Protecting yourself during COVID-19

“During uncertain times, scammers often attempt to prey on the fear and empathy of potential victims. This pandemic leaves many particularly vulnerable, as more people are beginning to work remotely.

That’s why we want to make sure you are aware of the tactics being used to access your personal information. Here are a few to look out for:

Malicious links

If you haven’t already, you will likely receive emails with links offering information about the virus. Many clients have already reported receiving emails supposedly from the World Health Organization, the Wall Street Journal, and other reputable sources, that are, in fact, fraudulent.

Tips: Be sure to look carefully at the sender’s email address, as well as the URL to which the link is trying to send you, before clicking anywhere within the message. Malicious links are often used to steal personal information, capture login credentials, or install malware on your device.

Fake charities

Another frequently used tactic that re-surfaces during times of crisis: fake charities. Bad actors may attempt to exploit your kind nature by asking for donations to help distribute a COVID-19 vaccine (there isn’t one) or similar causes. Be wary of these emails and do your research before opening your wallet!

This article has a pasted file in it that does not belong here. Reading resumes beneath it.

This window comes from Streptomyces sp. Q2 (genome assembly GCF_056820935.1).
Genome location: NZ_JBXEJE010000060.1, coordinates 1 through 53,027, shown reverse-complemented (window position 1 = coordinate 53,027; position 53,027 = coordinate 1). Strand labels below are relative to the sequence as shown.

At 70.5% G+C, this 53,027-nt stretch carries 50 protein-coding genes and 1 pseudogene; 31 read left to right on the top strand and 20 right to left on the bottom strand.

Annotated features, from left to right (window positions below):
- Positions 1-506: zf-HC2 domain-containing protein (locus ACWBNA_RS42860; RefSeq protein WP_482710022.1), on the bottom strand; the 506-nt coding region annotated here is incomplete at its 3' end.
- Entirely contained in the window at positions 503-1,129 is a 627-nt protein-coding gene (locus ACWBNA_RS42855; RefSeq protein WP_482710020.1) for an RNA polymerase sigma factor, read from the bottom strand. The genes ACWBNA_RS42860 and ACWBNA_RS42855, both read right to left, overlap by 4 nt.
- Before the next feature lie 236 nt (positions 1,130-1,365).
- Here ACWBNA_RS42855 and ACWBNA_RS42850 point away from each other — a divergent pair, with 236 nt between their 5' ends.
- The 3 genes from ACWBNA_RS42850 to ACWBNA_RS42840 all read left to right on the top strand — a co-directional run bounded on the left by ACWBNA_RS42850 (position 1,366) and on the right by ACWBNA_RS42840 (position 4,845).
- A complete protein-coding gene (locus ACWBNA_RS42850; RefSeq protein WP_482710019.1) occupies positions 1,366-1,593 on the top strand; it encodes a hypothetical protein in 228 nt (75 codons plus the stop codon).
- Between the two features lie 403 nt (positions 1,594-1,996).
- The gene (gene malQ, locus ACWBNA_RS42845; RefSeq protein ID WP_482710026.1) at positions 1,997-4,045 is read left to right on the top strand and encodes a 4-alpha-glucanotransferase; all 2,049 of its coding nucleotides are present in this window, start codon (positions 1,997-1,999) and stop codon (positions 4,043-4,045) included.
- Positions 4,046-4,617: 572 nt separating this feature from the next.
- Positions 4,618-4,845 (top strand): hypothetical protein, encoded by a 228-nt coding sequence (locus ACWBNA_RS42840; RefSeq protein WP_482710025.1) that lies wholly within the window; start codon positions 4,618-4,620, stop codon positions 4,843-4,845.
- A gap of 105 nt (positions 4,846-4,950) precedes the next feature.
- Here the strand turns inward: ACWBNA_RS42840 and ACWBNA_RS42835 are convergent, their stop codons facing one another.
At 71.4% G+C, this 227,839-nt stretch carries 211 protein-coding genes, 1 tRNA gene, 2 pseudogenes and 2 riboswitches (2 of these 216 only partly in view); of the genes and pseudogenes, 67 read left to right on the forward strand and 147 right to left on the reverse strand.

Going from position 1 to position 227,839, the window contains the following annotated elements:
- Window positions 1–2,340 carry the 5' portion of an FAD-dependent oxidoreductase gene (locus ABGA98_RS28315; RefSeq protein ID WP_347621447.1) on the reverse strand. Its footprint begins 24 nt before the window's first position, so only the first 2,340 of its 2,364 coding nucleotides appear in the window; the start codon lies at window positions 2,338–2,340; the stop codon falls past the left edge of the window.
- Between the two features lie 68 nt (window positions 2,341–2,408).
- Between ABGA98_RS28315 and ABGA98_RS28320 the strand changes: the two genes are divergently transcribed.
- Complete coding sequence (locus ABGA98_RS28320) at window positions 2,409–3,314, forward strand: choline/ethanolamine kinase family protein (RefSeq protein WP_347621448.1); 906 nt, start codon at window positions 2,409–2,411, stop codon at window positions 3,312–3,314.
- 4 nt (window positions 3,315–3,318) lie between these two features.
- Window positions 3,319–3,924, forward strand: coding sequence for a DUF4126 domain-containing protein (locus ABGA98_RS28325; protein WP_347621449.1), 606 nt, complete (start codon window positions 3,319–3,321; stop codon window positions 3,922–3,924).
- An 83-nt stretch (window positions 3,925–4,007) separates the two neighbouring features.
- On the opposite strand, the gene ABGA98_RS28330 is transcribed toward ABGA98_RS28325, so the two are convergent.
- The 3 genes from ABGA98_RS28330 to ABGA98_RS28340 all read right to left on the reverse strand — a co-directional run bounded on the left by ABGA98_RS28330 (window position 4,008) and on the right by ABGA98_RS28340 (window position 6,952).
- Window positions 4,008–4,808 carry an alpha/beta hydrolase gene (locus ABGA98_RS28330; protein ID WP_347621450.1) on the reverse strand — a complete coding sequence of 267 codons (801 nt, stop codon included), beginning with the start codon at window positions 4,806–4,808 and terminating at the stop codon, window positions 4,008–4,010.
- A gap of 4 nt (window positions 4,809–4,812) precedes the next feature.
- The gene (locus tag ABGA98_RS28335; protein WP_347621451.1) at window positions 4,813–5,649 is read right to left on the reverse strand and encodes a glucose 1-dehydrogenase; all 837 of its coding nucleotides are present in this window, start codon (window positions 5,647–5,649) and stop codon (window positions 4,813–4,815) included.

Checks from the Government

Since there are reports that the United States government may begin sending money by check or direct deposit to American citizens due to the COVID-19 crisis, the Federal Trade Commission has made a list of three important tips to keep in mind:

  • The government will not ask you to pay anything up front to get this money.
  • The government will not call to ask for your social security, bank account, or credit card numbers. Anyone who does is not legitimate.

Checks are not currently being sent out. Anyone who tells you they can get you the money now is using this as a tactic to get your money.”

(List adapted from, and courtesy of, Zander Insurance.)